Malcom Ridgers is a tech expert at BairesDev specializing in the software outsourcing industry.
Python was created by Guido van Rossum and originally released in 1990. The original scope of the language was focused on code readability with significant use of whitespace, language constructs, and an object-oriented approach.
The goal of Python was to help developers write clear, logical code for projects of all sizes. This open-source, high-level language includes built-in data structures, dynamic typing, and binding (ideal for Rapid Application Development), as well as scripting and connecting existing components together.
One of the main reasons developers enjoy working with Python is because of how productive it is. Python doesn’t require a compilation step, so the edit-test-debug cycle is very efficient. This also helps to make debugging Python applications incredibly simple. A bug or improper input won’t cause a segfault. Instead, when the interpreter runs into an error it merely raises an exception.
But before you can get to the point where interpreters are throwing exceptions, you’ve got to write the code. And while many Python developers are quite comfortable with working from within a simple text editor, others do prefer a more standard Integrated Development Environment (IDE).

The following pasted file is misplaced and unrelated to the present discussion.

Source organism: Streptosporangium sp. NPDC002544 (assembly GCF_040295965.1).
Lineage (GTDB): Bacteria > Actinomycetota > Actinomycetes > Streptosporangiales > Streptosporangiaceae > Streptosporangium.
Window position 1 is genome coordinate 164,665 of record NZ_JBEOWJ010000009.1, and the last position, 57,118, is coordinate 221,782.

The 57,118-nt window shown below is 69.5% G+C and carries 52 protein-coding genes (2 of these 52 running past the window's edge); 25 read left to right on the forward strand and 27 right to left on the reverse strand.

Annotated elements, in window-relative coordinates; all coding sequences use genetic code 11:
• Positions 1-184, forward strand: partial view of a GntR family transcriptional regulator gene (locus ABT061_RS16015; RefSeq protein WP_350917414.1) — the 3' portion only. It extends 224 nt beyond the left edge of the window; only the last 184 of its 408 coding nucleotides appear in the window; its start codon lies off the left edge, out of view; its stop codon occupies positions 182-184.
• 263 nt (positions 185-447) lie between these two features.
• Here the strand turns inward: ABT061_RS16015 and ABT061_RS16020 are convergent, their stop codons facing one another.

Fortunately, there are a number of outstanding IDEs that work quite well with Python. Let’s take a look at a few of these editors to see if one of them might meet your Python software development needs.
Online Python Compiler
The one caveat to using IDLE is that it’s not optimized for larger projects. Because of this, you’ll most likely use this IDE for the task of getting up to speed with the Python language.
The Spyder feature list includes code by cell, line, or file; plot histogram or time-series and make changes in dataframe or numpy array; automatic code completion and horizontal/vertical splitting. Other features include multi-language editor, IPython Console support, variable explorer, built-in profiler and debugger, and an extensive array of plugins.
Sublime Text 3
Price: $80.00 USD, but there is a free trial.
Visual Studio Code
VS Code has one of the finest UX on the market and can very quickly become your favorite editor and IDE.
The Thonny interface is intentionally simple, but also includes a number of useful features, such as syntax highlighting, a debugger, code completion, and step-through expression evaluation.
The one caveat to using PyCharm is that it can be a bit resource intensive. Low-powered machines will get bogged down when using this tool.
Price: There are two versions of PyCharm – a free community version and a pro version with support for Web development. The pro version is $199.00 for the first year, $159.00 for the second year, and $119.00 for every year after.
If Python is your jam, there are plenty of tools to help make your development much easier. Whether you’re new to the language, or a seasoned professional, you’ll find an Integrated Development Environment perfectly suited for your needs.